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Moment of Inertia problem

  1. Mar 30, 2013 #1
    1. The problem statement, all variables and given/known data

    You guys might recognize me from a post earlier. Yep, I'm still plugging away at rotation of rigid bodies and have another question.

    The flywheel of a gasoline engine is required to give up 500 J of kinetic energy while its angular velocity decreases from 650 rpm to 520 rpm. What moment of inertia is required?

    2. Relevant equations

    I = moment of inertia

    E = (1/2)I(ω^2)

    I = 2E/(ω^2)

    3. The attempt at a solution

    I converted the rpm's into rad/s. They are 1.13 and 0.91 respectively. Other than that, I sat and thought for a while and couldn't come up with a start. The 500 J obviously needs to be worked in somehow, but this is a change in E not a constant E. Any help would be greatly appreciated.

    -Lee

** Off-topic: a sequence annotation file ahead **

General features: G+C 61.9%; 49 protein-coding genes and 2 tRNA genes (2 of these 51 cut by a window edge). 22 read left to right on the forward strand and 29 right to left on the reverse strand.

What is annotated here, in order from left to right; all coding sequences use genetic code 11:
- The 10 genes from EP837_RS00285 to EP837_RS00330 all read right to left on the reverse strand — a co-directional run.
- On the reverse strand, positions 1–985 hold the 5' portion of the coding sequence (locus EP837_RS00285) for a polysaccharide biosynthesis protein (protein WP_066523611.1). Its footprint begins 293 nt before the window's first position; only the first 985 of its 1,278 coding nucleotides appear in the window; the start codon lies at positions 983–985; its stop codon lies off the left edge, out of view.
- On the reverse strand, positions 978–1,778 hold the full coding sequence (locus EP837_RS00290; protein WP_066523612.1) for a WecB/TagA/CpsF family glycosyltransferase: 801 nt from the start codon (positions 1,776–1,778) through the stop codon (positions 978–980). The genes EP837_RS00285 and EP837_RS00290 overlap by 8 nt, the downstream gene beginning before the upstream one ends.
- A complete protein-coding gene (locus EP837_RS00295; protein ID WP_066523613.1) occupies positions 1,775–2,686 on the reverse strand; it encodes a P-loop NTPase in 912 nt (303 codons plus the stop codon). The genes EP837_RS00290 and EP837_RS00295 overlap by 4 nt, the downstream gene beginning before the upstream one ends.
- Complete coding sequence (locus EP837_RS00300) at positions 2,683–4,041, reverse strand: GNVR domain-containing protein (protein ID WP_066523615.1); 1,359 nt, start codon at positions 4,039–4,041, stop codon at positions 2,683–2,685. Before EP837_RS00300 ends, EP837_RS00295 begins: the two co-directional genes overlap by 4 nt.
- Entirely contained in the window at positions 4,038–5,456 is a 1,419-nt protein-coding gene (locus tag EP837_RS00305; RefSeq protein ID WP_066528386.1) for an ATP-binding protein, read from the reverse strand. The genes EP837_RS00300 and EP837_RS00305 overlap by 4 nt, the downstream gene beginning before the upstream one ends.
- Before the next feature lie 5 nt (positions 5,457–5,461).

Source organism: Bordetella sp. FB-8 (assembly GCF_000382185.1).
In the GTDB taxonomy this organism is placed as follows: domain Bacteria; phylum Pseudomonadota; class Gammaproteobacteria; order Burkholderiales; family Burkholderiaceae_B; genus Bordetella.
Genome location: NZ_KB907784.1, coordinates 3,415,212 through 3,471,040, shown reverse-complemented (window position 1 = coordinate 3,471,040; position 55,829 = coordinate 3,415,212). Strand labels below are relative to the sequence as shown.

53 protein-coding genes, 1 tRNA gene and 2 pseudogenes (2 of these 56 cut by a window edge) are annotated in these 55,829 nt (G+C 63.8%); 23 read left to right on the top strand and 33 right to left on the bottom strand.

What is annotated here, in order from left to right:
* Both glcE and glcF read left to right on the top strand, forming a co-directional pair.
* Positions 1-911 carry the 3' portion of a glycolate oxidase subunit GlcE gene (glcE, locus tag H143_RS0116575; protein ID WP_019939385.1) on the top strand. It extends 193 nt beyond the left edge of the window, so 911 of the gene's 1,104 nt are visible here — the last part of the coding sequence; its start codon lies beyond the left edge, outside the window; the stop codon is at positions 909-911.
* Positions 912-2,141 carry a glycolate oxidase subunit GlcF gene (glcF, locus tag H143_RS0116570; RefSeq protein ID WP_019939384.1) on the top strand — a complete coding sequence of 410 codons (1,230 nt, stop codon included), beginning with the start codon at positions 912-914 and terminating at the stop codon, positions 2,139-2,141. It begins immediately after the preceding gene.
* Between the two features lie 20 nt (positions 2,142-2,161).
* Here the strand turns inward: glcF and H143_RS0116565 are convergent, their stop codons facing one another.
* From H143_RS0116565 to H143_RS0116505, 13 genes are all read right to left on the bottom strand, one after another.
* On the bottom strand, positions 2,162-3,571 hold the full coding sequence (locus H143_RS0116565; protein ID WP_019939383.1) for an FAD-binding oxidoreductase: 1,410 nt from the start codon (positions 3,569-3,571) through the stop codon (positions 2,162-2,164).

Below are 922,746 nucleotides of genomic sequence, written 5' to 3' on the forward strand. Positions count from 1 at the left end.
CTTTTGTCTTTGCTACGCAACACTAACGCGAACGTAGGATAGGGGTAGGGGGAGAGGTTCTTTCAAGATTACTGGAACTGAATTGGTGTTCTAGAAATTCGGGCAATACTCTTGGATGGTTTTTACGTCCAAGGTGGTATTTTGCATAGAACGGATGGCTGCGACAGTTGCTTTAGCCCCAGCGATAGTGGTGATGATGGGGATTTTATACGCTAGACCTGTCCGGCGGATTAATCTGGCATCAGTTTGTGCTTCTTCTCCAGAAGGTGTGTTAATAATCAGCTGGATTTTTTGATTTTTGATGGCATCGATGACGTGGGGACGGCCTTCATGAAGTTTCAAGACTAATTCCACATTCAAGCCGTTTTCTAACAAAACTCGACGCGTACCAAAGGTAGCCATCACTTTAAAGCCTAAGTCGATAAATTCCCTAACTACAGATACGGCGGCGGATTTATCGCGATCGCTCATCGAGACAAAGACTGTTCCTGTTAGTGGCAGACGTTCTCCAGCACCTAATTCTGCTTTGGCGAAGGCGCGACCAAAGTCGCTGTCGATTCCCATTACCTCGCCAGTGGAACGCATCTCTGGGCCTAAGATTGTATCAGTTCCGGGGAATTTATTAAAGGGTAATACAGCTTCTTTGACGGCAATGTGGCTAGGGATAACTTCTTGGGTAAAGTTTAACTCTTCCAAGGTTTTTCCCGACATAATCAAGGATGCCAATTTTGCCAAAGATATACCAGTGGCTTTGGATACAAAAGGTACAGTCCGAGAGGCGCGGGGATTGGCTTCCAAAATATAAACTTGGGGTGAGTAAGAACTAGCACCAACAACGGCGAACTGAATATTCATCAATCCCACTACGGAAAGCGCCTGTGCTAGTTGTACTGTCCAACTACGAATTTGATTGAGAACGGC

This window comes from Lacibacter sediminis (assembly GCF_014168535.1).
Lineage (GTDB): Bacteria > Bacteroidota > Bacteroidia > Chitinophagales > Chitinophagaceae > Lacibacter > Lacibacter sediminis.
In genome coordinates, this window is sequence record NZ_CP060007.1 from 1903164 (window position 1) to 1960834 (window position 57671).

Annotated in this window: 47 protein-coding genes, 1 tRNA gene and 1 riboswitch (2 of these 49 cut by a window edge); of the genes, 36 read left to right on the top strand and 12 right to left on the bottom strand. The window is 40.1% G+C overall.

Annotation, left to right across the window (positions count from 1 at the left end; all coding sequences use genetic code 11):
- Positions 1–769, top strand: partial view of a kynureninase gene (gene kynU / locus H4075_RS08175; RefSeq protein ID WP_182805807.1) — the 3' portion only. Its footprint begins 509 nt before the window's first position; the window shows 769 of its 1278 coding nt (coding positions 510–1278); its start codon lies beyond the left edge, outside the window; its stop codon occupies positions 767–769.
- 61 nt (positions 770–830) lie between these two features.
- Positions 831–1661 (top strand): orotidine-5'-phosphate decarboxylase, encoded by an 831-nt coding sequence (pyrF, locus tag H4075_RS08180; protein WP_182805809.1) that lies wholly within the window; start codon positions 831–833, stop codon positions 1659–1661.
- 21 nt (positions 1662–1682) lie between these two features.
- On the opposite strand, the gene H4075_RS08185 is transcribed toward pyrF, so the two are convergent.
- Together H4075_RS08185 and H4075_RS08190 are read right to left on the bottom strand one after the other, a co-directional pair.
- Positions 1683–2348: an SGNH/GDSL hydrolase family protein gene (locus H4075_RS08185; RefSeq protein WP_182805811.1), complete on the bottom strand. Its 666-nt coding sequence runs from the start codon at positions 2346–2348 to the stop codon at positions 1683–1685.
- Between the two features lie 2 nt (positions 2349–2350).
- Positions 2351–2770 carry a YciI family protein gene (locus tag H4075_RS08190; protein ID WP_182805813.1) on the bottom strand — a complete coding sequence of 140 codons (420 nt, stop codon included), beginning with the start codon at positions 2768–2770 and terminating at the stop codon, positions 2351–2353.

2. jcsd
  3. Mar 30, 2013 #2

    ehild

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    How did you get these values for the angular speeds? Remember, rpm means revolutions per minute.

    ehild
     
  4. Mar 30, 2013 #3
    650 rpm (2pi/1 rev)(1 min/60 sec) = whoops that should be 68.07 rad/sec and

    520 rpm (2pi/1 rev)(1 min/60 sec) = 54.45 rad/s

    Anyone know how to find the moment of inertia?
     
    Last edited: Mar 30, 2013
  5. Mar 31, 2013 #4

    ehild

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    You know the difference between initial and final rotational energy.

    ehild
     
  6. Mar 31, 2013 #5
    I got it. I did Energy final - Energy initial = -500 J, factored the I out of the 2 terms on the left and got 0.600 kg m^2 for the moment of inertia. Thanks for the hint. I hope I recognize that trick next time I need it!

    Thanks,
    Lee
     
  7. Mar 31, 2013 #6

    ehild

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    Good job!

    ehild
     
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